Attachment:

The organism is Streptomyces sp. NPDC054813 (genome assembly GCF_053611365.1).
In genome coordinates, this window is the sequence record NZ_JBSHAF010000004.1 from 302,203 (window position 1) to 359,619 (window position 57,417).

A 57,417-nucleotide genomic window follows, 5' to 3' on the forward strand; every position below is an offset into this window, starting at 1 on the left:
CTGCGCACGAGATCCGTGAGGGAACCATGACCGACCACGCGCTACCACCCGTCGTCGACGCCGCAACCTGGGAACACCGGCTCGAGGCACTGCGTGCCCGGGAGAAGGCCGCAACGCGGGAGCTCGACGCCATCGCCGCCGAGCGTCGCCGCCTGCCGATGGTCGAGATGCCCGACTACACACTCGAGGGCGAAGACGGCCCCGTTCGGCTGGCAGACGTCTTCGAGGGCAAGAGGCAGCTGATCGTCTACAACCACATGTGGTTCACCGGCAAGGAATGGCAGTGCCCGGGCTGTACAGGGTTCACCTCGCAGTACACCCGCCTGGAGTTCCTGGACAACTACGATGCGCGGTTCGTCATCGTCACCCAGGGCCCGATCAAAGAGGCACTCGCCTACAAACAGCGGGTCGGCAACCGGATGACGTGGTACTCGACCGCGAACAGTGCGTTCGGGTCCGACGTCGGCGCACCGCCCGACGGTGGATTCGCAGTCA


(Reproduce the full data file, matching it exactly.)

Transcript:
The organism is Streptomyces sp. NPDC054813 (genome assembly GCF_053611365.1).
In genome coordinates, this window is the sequence record NZ_JBSHAF010000004.1 from 302,203 (window position 1) to 359,619 (window position 57,417).

A 57,417-nucleotide genomic window follows, 5' to 3' on the forward strand; every position below is an offset into this window, starting at 1 on the left:
CTGCGCACGAGATCCGTGAGGGAACCATGACCGACCACGCGCTACCACCCGTCGTCGACGCCGCAACCTGGGAACACCGGCTCGAGGCACTGCGTGCCCGGGAGAAGGCCGCAACGCGGGAGCTCGACGCCATCGCCGCCGAGCGTCGCCGCCTGCCGATGGTCGAGATGCCCGACTACACACTCGAGGGCGAAGACGGCCCCGTTCGGCTGGCAGACGTCTTCGAGGGCAAGAGGCAGCTGATCGTCTACAACCACATGTGGTTCACCGGCAAGGAATGGCAGTGCCCGGGCTGTACAGGGTTCACCTCGCAGTACACCCGCCTGGAGTTCCTGGACAACTACGATGCGCGGTTCGTCATCGTCACCCAGGGCCCGATCAAAGAGGCACTCGCCTACAAACAGCGGGTCGGCAACCGGATGACGTGGTACTCGACCGCGAACAGTGCGTTCGGGTCCGACGTCGGCGCACCGCCCGACGGTGGATTCGCAGTCA